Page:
Protection of Life During Pregnancy Bill 2013 is necessary and long overdue


The Cabinet’s agreement on Tuesday to the heads of the Protection of Life During Pregnancy Bill 2013 is an important and welcome first step in filling a serious 21-year lacuna in the State’s legal provisions. It begins to remedy a failing pointed to by our own courts and the European Court of Human Rights (ECHR), one that has placed women’s lives in jeopardy, doctors in a legally dangerous limbo, and driven a continuing trail of thousands of women to Britain’s abortion clinics. Arguably, that uncertainty contributed directly to the tragic death of Savita Halappanavar.

The heads of Bill set out three procedures for dealing with crisis pregnancies which may require recourse to abortions: in a medical emergency one doctor will be needed to certify the necessity for a termination; in a non-emergency, where there is “a real and substantial risk to the life of the mother” that can only be averted by a medical procedure as a result of which unborn human life is ended, two doctors will be required; and where a pregnant mother manifests suicidal ideas, three doctors.The Bill will also provide for an appeals process.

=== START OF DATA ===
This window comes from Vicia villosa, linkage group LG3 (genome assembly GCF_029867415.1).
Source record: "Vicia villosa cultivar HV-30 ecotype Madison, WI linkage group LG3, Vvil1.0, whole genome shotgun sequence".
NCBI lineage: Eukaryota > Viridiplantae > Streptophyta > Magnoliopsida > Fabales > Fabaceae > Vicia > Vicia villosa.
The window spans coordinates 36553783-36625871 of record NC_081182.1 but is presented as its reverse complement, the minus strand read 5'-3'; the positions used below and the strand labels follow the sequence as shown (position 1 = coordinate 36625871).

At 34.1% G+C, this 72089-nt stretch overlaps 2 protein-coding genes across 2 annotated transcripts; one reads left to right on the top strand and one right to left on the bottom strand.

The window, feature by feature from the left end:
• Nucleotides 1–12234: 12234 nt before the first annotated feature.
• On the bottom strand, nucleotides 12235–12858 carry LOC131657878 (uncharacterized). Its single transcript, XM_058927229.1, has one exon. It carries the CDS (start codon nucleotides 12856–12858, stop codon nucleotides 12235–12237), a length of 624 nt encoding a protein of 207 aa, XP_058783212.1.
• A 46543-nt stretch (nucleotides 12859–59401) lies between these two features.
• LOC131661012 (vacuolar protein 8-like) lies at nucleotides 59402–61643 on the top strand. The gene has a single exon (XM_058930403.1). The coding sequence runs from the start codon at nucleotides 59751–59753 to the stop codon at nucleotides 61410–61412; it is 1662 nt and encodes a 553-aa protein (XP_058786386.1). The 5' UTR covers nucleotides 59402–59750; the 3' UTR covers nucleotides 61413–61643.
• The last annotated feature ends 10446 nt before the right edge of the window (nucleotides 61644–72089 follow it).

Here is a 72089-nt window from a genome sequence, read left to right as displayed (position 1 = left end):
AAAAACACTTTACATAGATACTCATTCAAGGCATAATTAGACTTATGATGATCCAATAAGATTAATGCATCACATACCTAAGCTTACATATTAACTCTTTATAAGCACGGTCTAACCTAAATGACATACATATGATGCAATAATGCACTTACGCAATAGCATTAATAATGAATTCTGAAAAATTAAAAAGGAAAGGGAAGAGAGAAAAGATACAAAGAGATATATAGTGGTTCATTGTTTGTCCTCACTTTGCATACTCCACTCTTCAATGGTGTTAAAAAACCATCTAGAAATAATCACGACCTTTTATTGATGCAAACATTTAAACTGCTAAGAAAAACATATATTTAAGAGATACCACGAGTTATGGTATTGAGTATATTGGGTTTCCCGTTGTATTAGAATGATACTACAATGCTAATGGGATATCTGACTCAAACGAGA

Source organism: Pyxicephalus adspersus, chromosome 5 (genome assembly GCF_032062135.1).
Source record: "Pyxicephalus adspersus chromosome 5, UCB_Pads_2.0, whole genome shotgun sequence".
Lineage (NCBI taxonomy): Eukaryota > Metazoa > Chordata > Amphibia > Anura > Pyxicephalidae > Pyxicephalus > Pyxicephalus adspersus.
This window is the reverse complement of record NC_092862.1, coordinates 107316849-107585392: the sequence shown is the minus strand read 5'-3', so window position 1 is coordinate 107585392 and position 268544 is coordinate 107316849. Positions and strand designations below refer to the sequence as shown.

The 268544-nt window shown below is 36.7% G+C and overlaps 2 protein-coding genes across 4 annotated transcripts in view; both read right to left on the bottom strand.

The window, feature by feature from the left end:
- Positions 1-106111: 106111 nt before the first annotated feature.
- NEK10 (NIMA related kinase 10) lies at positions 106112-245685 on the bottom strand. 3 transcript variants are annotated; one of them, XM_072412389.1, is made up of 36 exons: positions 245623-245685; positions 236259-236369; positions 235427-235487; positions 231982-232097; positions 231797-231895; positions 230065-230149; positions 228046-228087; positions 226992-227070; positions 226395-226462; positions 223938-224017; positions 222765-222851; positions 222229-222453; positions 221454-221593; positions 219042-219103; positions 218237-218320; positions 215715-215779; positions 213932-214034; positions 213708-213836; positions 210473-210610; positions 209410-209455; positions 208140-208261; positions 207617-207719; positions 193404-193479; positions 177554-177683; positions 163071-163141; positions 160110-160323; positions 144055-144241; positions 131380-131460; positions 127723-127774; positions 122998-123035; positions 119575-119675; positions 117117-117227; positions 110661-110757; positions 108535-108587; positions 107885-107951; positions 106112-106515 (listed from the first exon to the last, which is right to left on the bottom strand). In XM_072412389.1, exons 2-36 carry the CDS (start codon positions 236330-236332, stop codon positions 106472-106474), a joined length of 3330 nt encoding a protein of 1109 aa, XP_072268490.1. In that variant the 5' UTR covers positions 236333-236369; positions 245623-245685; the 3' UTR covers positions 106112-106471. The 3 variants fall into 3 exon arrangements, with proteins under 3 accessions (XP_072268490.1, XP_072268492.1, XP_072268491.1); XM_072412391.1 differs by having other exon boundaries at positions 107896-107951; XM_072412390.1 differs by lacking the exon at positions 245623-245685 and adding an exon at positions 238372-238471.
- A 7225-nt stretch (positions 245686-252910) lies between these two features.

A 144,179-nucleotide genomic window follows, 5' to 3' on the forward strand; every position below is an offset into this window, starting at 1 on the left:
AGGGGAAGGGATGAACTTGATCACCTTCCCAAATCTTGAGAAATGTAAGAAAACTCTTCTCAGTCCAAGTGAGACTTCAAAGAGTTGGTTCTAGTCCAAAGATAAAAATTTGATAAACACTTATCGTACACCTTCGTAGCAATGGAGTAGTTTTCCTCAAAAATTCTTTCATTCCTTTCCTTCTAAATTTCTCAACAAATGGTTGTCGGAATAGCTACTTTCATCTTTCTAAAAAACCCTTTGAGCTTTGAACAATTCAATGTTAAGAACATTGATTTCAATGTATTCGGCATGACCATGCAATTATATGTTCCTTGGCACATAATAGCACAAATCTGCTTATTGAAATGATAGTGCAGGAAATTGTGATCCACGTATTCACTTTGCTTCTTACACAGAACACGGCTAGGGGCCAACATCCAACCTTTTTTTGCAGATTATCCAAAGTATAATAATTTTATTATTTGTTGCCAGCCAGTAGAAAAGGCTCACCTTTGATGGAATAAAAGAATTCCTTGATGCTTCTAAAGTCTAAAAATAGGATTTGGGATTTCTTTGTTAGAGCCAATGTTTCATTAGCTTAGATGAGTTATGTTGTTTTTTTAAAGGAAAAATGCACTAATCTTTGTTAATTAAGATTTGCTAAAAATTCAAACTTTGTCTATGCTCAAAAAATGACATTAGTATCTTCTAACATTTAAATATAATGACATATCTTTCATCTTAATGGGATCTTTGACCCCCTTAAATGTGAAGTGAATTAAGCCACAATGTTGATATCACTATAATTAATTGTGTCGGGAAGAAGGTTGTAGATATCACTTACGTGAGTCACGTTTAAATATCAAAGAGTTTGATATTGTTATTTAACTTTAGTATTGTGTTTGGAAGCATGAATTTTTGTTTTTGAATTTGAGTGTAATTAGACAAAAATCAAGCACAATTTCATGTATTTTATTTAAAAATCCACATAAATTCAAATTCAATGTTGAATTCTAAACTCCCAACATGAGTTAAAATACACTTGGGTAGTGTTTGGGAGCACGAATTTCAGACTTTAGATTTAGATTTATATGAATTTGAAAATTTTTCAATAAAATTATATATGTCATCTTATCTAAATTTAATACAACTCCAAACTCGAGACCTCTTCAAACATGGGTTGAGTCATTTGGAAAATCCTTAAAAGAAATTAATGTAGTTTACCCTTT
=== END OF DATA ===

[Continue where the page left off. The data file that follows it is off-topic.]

Reassuringly, in the light of the legal confusion in the Savita case, the test applied by doctors, according to the explanatory notes to the Bill, will not require them “to be of the opinion that the risk to the woman’s life is inevitable or immediate, as this approach insufficiently vindicates the pregnant woman’s right to life.”

The notes explain that “in circumstances where the unborn may be potentially viable outside the womb, doctors must make all efforts to sustain its life after delivery. However, that requirement does not go so far as to oblige a medical practitioner to disregard a real and substantial risk to the life of the woman on the basis that it will result in the death of the unborn”.

To leave out the suicide option from the legislation, as some in Fine Gael suggested, would not have been right. The purpose of the legislation and regulations is not to introduce abortion, and not to change but to clarify and give practical effect to the constitutional position. That is why a free “conscience” vote for TDs is also not necessary – at issue is not a fundamental moral issue but a legislative obligation.

Suggestions that six doctors – and more in some early drafts – should be required to approve an abortion in a suicidal woman are not just impractical but an attempt to thwart the Supreme Court’s intent by placing what would have been in practice insuperable obstacles in the way of seriously distressed women exercising their constitutional right. Such safeguards as are being proposed are more than enough to guarantee the integrity of the system. In that context, the appeal mechanism, involving three more doctors, and required by the ECHR arising from the A,B and C case, should also be seen not as an additional barrier but as extending women’s rights.

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